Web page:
According to Fraser, shark skin teeth evolved for two reasons, the first being protection and the second being hydrodynamics. Denticles enable sharks to swim faster with less drag. Speedo, the swimsuit manufacturer, modeled its product, Fastskin, after a shark’s bumpy skin. The suit gave swimmers such an advantage that the LZR Racer suit was banned from the Olympics in 2009. Cooper says “Scientists and engineers have been trying to create shark skin–inspired materials to reduce drag and increase efficiency during locomotion. Our findings help us to understand how shark scales are patterned, which is essential for enabling their function in drag reduction.”

Fraser says the core genes that make and pattern all vertebrate skin appendages, from denticles to feathers and hair, share a common ancestry. In the course of his research with denticles, he came to a radical conclusion: Skin teeth likely evolved before oral teeth, and later their function shifted from protection to food acquisition. Fraser says, “The incredible thing is that not only are all skin appendages related genetically and evolutionarily, but the variation of type and arrangement we see in nature is controlled by fine-scale shifts in the Turing-like patterning mechanism.”

The research was funded by the Natural Environment Research Council and the Leverhulme Trust.

Read a rich-media version of this story.

Cojot movie posterThe University of Florida Center for Jewish Studies and the Jewish Council of North Central Florida will host a special rough-cut preview of Cojot, a feature-length documentary that follows the life of Michel Cojot-Goldberg, a Nazi hunter, Entebbe hostage, and ultimately, a Klaus Barbie trial witness.

Audiences will have a rare opportunity to provide input on a work-in-progress. The screening will take place at 7 pm on Thursday, November 15 at the Hippodrome Cinema.

Developed from a project at the UF Paris Research Center, and shot in numerous locations in France, UK, Israel and the US, Cojot is composed from hundreds of hours of footage, archival documents, and animation. The film includes interviews with Cojot family members, international Nazi hunters Beate and Serge Klarsfeld, and Operation Entebbe lead pilot Joshua Shani.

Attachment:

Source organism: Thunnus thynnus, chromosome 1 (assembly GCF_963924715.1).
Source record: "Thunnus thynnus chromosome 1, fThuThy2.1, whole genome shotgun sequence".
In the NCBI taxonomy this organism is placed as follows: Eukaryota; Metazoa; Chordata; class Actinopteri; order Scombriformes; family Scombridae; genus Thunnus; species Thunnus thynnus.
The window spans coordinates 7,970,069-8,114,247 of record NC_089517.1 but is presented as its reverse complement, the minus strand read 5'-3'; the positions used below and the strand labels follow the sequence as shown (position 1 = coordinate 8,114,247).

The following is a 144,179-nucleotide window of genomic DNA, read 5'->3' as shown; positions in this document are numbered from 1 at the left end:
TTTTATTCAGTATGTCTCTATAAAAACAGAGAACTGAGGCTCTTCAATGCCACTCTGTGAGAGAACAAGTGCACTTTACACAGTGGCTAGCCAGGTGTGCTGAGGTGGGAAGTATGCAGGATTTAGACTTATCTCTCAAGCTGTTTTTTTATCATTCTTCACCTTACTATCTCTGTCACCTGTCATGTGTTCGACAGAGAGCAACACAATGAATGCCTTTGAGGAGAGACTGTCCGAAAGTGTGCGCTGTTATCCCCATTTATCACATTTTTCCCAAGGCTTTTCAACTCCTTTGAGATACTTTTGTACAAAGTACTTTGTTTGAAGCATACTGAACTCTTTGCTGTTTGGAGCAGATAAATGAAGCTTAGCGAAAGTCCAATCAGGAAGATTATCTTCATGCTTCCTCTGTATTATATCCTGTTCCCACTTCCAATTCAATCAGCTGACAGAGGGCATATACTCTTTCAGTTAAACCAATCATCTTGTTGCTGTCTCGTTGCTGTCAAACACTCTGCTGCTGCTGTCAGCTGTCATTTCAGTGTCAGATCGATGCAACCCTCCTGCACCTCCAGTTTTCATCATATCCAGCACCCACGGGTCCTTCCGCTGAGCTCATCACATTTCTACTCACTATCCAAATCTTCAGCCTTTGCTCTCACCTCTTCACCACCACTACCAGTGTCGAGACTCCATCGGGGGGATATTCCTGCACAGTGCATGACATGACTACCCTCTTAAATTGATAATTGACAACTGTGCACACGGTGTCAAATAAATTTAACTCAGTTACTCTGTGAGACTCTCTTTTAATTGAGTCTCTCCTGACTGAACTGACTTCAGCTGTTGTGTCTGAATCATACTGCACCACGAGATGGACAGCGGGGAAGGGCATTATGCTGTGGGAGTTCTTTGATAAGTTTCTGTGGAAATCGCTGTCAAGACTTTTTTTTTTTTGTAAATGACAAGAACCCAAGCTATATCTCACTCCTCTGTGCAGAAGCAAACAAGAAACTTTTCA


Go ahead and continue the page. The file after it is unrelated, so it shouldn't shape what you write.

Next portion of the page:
A riveting character study, Cojot is written, directed and produced by UF alum, journalist, and filmmaker Boaz Dvir (Jessie’s Dad, A Wing and a Prayer). Dvir is faculty in the Department of Journalism at Penn State University. The film is narrated by actor Judd Nelson (The Breakfast Club, St. Elmo’s Fire).

 

UF’s Dr. Gayle Zachmann, who serves as the feature-length documentary’s historical consultant and producer, will present the film. CLAS International Educator of the year (2016) and University Term Professor (2018-2021), she is Associate Professor in the Department of Languages, Literatures, and Cultures and the Center for Jewish Studies at the University of Florida.

Gayle Zachmann conducts an interview in Paris in 2015.

In recent months, Dvir and Zachmann have screened the rough-cut to more than 1,300 people around the country.

Director of the UF Center for Jewish Studies Jack Kugelmass, said “Projects like this come about because a faculty member is doing work on the ground, and there is no substitute for this. Sometimes these kinds of endeavors can really bear fruit. Here is a case where it has. The project has already had –and will continue to have—important implications for course development and student research projects as well.”

Zachmann, who developed the UF Certificate in European Jewish Studies, has been instrumental in curriculum building, regularly offering courses in French Jewish Studies at UF. Her research focuses on French Jewish writings and literary and visual cultures of the 19th and 20th centuries. She spent last summer in France and Israel interviewing for a class she is currently teaching on cultural flows between France and Israel. She notes: “Working on the film has been quite an adventure, from the very first interviews, to Boaz’s turn –much to my delight– to the story of Cojot. A perfect fit, and a wonderful opportunity for students–who were always part of the process–at both the University of Florida and Penn State.”